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BLOCKBUSTER: Chris Sale traded to the Red Sox for Yoan Moncada, Michael Kopech, prospects

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OXON HILL, MD — A huge trade just went down between the Red Sox and White Sox. Ken Rosenthal reports that the Red Sox have acquired White Sox starter Chris Sale in exchange for top prospects Yoan Moncada and Michel Kopech, along with two other prospects: Victor Diaz, a single-A pitcher and Luis Basabe, a middle infielder from the same level.

The Red Sox’ acquisition of Sale comes after days of buildup and speculation that the Nationals would acquire the ace lefty. Nope: he’s Boston bound.

Sale, 27, has pitched in the majors over parts of seven seasons. He owns a career 74-50 record with a 3.00 ERA and a 1,244/260 K/BB ratio in 1,110 innings. The lefty will earn $12 million in 2017, then has a club option for 2018 worth $12.5 million with a $1 million buyout as well as a 2019 club option worth $13.5 million with a $1 million buyout. Relative to what he would earn if he were a free agent today, Sale’s remaining salary is a bargain.

Which is why Boston is giving up a hefty load of prospects to get him. Moncada slumped after a callup to Boston late last season, but he was ranked the number one prospect by Baseball America in its midseason prospect evaluations. The infielder, who has played second and third base, is 21 and hit a combined .294/.407/.511 with 15 homers, 62 RBIs and 45 stolen bases over 106 games in high Class A and Double-A last year.

Kopech, 20, was the Sox’ first round pick in the 2014 draft, going 33rd overall. The righty topped out at high-A ball last season, posting a 2.25 ERA in 11 starts and striking out an astounding 82 batters in 52 innings. He has velocity out the yang — he reached 105 m.p.h. in a minor league game last season — but ran into some off-the-field trouble last year, fracturing his hand in a fight with a teammate last March. In 2015 he was suspended for 50 games after testing positive for a stimulant.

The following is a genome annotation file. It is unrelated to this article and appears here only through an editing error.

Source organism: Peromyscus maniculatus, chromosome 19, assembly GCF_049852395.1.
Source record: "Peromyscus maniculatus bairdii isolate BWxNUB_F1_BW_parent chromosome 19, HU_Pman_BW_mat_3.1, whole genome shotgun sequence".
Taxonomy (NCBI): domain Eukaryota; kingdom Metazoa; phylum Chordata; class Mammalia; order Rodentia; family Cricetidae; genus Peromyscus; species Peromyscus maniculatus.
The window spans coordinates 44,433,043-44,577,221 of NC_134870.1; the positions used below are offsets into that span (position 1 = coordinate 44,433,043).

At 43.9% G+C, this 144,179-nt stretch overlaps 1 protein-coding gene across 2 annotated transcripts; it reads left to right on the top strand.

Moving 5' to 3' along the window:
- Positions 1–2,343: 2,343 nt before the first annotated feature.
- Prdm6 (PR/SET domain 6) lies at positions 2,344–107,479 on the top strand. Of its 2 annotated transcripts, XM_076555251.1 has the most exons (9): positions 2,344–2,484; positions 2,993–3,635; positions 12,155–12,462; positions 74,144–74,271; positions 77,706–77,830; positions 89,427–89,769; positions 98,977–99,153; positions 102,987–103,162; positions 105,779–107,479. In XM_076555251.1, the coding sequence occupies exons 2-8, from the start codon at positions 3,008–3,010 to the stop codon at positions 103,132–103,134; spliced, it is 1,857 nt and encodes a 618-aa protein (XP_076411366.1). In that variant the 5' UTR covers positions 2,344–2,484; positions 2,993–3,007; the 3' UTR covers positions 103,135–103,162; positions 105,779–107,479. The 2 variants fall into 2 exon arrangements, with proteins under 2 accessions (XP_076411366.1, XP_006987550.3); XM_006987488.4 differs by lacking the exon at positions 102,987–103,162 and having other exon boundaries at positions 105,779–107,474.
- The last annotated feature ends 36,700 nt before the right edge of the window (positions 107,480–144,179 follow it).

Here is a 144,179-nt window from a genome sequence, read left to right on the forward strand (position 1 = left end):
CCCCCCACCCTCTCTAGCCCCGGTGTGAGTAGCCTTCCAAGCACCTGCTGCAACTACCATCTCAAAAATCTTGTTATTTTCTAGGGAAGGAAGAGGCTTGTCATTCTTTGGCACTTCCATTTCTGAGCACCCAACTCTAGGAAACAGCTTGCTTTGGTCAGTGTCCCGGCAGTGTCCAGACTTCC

The White Sox trade of Sale is inspired by a number of factors. The largest, of course, being the club’s continued sputtering despite several seasons in a row of loading up on veterans for a playoff run that never materialized. With the club now committed to rebuilding, Sale was the most attractive player they could market given his talent, age and team-friendly contract. It’s also worth noting that Sale clashed with White Sox brass on a number of occasions last year, vocally opposing the team’s handling of the Adam and Drake LaRoche Affair and, later in the season, getting suspended after he took a blade to the club’s throwback uniforms before a game, shredding them because did not want to wear them. Because, he said, they itched. So, OK.

For the Red Sox part: they’re going for it once again, with Dave Dombrowski doing what he always seems to do: make blockbuster trades.

UPDATES:

And That Happened: Sunday’s Scores and Highlights

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Here are the scores. Oh, and here is the reason why, Bruce Maxwell notwithstanding, you’re not likely to see all that much protesting in Major League Baseball like we saw in football yesterday. Here are the highlights:

Diamondbacks 3, Marlins 2J.D. Martinez hit a two-out, bases-loaded RBI single in the bottom of the ninth to secure the walkoff win and, more importantly, to clinch the top Wild Card position for the Diamondbacks. They had learned they had clinched a postseason spot when it was announced in the fourth inning that the Cardinals and Brewers had each lost, but the hit and home field clincher gave them a nice boost for their postgame celebration.

Rockies 8, Padres 4: The Rockies have been faltering of late, but so has everyone else on their tail for the second Wild Card, so a split with the Padres is Ok for the moment. Gerardo Parra hit a tiebreaking single in a two-run third inning and Pat Valaika and Charlie Blackmon hit back-to-back home runs in the ninth for some insurance as Colorado extends their Wild Card lead to two games. They’ll be the last team playing meaningful games in the 2017 regular season.

Twins 10, Tigers 4: Eduardo Escobar continued his torrid second half, hitting a three run homer, as the Twins complete the four-game sweep. The other teams in the hunt for the second Wild Card should complain to the league office, though, because Minnesota getting to face a Tigers team which is mailing it in so badly that it almost insults the concept of mailing it in as many times as it does in the season’s last ten days is super unfair. They now lead the Angels by four and a half, so the entire AL playoff picture is all but over.